I advise my friends and all other Facebook users and social media users in general:

  • beware of fake news, ads, and manipulations
  • don't share private things online
  • respect others' privacy
  • use the power of social media to make the world not only a more interesting place, but a safer and kinder one.
#DeleteFacebook has been brought to you by Dispassionate Lies --in the near future, the World Wide Web collapses.

Monday, March 19, 2018

DNA and Privacy

When my kids gifted my husband and I Ancestry.ca DNA testing kits, we both got a tad nervous.  Not so much because we feared what might be revealed about our past (what’s done, is done and it all got us to a good spot in life), but more we feared what that DNA might all be used for.

Could it ever be used against us in a court of law? To identify us, when we’d rather not be known? To hike the cost of life or medical insurance, should genetic weakness show up?

Could it foreseeably connect us to relatives we’d rather not connect with? Could it connect us with Crime? With lawsuits? With parental issues?

The Ancestry.ca kit did come with a questionnaire where you can choose to approve their request to use your DNA for further research (we declined and asked our sample be destroyed after testing). You can also choose how much of your information will get shared on their website, and with whom. Part of their service is to connect you, via your DNA results, with other Ancestry members who have been DNA tested. I declined sharing any of my results, although I did allow them to list for me others whom I'm potentially related to.

You can also choose to download the raw data from their lab, but unless one is a genetic scientist, it would be hard to decipher what the data means. Also, once you request that download, Ancestry.ca no longer vouches for the security and privacy of your results—because, presumably, they can’t monitor who you decide to share the information with and how securely you go about sharing it.

If this all sounds a bit paranoid, it perhaps is. Because where ever one goes, one leaves behind one’s DNA. Just swab my fork after I dine at Tony Roma’s and my DNA profile is yours.

It’s that fact, that led me to give in to my curiosity, spit in the vial, and ship it off the Ancestry.ca lab in Ireland.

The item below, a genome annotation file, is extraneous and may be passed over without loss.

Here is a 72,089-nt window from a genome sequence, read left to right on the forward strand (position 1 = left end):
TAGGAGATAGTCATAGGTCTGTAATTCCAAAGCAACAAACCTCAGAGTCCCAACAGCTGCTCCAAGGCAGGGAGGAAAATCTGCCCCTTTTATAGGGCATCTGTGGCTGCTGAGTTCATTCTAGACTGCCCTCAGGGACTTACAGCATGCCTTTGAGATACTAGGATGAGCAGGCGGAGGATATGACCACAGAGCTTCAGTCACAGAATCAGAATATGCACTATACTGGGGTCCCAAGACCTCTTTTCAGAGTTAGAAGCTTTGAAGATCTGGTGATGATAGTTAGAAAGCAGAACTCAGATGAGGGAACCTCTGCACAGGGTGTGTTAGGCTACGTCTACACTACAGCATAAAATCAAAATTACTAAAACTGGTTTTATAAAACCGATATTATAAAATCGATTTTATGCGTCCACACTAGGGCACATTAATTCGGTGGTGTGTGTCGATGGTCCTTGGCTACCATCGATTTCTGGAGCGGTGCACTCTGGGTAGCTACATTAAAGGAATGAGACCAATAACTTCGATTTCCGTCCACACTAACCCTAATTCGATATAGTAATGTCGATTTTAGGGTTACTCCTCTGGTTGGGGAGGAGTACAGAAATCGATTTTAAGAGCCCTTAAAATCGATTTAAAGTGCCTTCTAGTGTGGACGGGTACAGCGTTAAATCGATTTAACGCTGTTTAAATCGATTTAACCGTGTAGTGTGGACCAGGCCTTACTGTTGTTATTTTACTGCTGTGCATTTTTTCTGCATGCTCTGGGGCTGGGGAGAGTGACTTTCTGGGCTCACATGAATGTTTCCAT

Let’s face it—there are no secrets anymore.

DNA and Privacy has been brought to you by Schrodinger’s Cat—Trapped in two universes, two simultaneous lives. In one, her child is dying.

Eileen Schuh, Author 
Schrödinger's Cat
Web site: http://www.eileenschuh.com
Blog: http://eileenschuh.blogspot.com

Wednesday, January 10, 2018

Fire and Fury...

Lawsuits and Amendment Rights

Trump threatens the publisher and author of Fire and Fury with a lawsuit and the publisher responds by moving up the release date. We all chuckle.

But as a journalist and author, the threat of a lawsuit always niggles around in the cockles of my mind.  One always does one's best not be libelous or defamatory and always puts those little disclaimers in the front of the book about it being totally fictitious. And in the case of journalistic endeavors, one keeps meticulous notes, checks out one's sources, and runs things by lawyers.

The right to freedom of expression and freedom of the press, are very strong rights in democratic societies, but they are not absolute.  Canada has hate laws, Germany has a law making Holocaust denial illegal. Most countries have laws against publishing state secrets and thus Snowden, Assange and Chelsea Manning got in legal trouble.

This balancing of an individual's freedoms and rights with what's 'right' for society is difficult for many of us. In my novel FATAL ERROR a disgruntled cop, in trying to make a living from a tell-all tale, unveils the identity of a young witness whose testimony helped bring down THE TRAZ biker gang.

Although the police move to prevent publication of the book, they are Canadian cops and it's an American publisher--insisting on exercising first amendment rights. With cross-border jurisdictional confusion and the age-old battle between 'rights and freedoms' versus 'life and limb' things became very dicey for little Katrina.

When rights aren't absolute and the truth is open to interpretation, the ensuing struggles, though intense and unsettling, serve as great fodder for novels and movies.
Fire and Fury has been brought to  you by FATAL ERROR, Book 2 in the BackTracker Series.

At thirteen she falls in with The Traz bikers. At fifteen her testimony brings down the gang. Her genius, beauty and wealth eventually make her a very powerful woman--but Katrina will forever be in danger.